As you have seen above, nearly everything in a 3D view is an “object”. All objects share some common properties. However, each object has a given type, and each type of object has its own specificities. We will talk here about meshes, one of the most complex objects in Blender – so this part will be quite long…
Most actions specific to an object type occur in Edit mode (see above the GUI differences between Object and Edit modes for meshes). Remember that you switch between these modes with ⇆ Tab. Note that for meshes, there are a few additional modes, described later in this chapter (for Scuplt and Weight Paint modes), or in the material/texture parts (for Vertex Paint and Texture Paint modes).
Also remember that after creating a mesh, you may be immediately placed in Edit mode (see object editing for more details).
If multiple objects are selected and Edit mode is entered then the last object selected (the active object) enters Edit mode. The other objects remain purple and in Object mode. As shown in image (Two cubes selected prior to Edit mode), both cubes were selected prior to Edit mode and now the left cube is still purple and the right cube (the active one) is in Edit mode.
We will end with various important topics, that are specific to meshes, but often have a larger scope or effect: vertex groups and the related Weight Paint mode, and how to render meshes nicely smoothed.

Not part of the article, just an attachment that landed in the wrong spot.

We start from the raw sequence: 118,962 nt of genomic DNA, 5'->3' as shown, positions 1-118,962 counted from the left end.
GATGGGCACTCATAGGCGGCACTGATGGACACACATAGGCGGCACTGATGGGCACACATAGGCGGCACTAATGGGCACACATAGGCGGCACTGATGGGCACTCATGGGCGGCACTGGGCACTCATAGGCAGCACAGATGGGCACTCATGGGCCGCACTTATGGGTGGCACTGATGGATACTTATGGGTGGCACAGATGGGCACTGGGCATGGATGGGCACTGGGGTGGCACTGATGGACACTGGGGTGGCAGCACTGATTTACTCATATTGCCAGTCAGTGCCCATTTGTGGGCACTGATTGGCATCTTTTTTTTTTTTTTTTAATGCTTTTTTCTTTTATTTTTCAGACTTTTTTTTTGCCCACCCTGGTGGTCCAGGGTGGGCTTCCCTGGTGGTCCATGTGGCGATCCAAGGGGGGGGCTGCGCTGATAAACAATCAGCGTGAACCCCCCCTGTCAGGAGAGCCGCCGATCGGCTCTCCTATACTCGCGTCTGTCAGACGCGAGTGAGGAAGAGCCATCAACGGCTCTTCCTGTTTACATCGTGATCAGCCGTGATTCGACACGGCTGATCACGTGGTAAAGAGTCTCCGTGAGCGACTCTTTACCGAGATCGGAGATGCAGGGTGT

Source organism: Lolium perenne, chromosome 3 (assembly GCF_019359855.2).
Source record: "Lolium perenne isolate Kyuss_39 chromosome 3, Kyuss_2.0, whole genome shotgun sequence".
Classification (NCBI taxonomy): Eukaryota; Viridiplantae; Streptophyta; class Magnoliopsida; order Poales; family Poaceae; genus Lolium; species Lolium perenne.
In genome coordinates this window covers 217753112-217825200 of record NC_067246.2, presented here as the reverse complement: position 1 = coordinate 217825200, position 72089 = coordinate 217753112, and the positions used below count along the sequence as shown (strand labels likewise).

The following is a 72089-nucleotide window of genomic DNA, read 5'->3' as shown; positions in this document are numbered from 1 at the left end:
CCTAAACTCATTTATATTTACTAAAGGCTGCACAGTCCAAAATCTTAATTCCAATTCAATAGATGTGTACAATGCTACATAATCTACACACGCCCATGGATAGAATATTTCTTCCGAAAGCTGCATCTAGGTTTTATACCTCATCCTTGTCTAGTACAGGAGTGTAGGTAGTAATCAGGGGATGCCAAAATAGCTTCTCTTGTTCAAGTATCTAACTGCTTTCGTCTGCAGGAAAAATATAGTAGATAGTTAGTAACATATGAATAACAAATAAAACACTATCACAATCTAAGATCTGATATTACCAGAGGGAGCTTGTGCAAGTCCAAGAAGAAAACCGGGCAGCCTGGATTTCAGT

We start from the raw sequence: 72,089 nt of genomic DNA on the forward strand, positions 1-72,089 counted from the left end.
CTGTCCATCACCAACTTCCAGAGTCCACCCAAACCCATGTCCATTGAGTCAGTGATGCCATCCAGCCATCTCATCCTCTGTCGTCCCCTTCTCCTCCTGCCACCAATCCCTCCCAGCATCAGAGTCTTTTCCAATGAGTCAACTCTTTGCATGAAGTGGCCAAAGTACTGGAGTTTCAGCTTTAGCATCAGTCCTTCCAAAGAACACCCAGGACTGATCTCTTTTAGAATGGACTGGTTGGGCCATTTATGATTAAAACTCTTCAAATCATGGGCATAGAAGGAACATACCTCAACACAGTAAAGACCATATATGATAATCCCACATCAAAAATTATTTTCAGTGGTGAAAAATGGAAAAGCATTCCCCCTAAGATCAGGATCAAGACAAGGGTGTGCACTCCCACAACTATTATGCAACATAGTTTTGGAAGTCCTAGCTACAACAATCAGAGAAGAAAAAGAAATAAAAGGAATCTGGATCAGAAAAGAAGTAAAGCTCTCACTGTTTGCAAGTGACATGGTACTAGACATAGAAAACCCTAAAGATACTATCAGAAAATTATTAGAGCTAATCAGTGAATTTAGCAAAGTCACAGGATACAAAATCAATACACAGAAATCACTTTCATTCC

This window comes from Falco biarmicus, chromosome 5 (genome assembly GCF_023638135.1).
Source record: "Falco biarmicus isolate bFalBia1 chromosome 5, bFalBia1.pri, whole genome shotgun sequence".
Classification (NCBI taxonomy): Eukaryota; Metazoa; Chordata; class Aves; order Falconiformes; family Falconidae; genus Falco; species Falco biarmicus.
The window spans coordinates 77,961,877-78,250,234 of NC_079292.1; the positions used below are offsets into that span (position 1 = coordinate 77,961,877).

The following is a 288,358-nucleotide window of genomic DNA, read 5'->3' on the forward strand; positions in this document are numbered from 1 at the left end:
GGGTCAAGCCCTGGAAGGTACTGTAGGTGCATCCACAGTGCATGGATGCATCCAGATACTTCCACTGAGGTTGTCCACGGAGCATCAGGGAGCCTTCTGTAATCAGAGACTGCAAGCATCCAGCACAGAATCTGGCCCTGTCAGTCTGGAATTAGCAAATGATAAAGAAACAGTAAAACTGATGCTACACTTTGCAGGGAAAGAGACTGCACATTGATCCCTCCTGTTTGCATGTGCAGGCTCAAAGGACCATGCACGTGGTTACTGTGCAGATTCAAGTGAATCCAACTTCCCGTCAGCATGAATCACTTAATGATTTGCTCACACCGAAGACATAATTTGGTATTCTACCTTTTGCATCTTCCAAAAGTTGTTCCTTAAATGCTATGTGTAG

But first, some important general topics.
Finding Mesh Tools
The mesh tools are located in many places, and you can often find them in several ones (sometimes even under different names!). Here is a non-exhaustive list of the main tools locations:
- The Editing context (F9) – this is the main place, especially the four panels illustrated below:
- The Mesh menu of the 3D view header – it gathers many of the editing tools.
- The Select menu of the 3D view header – it gathers nearly all selecting tools.
- The “Specials” menus – in fact, there are at least four of them: Specials (W) contains some commonly used tools; Vertex Specials (CtrlV holds some vertex-specific tools; the same goes for Edge Specials (CtrlE) and Face Specials (CtrlF) menus.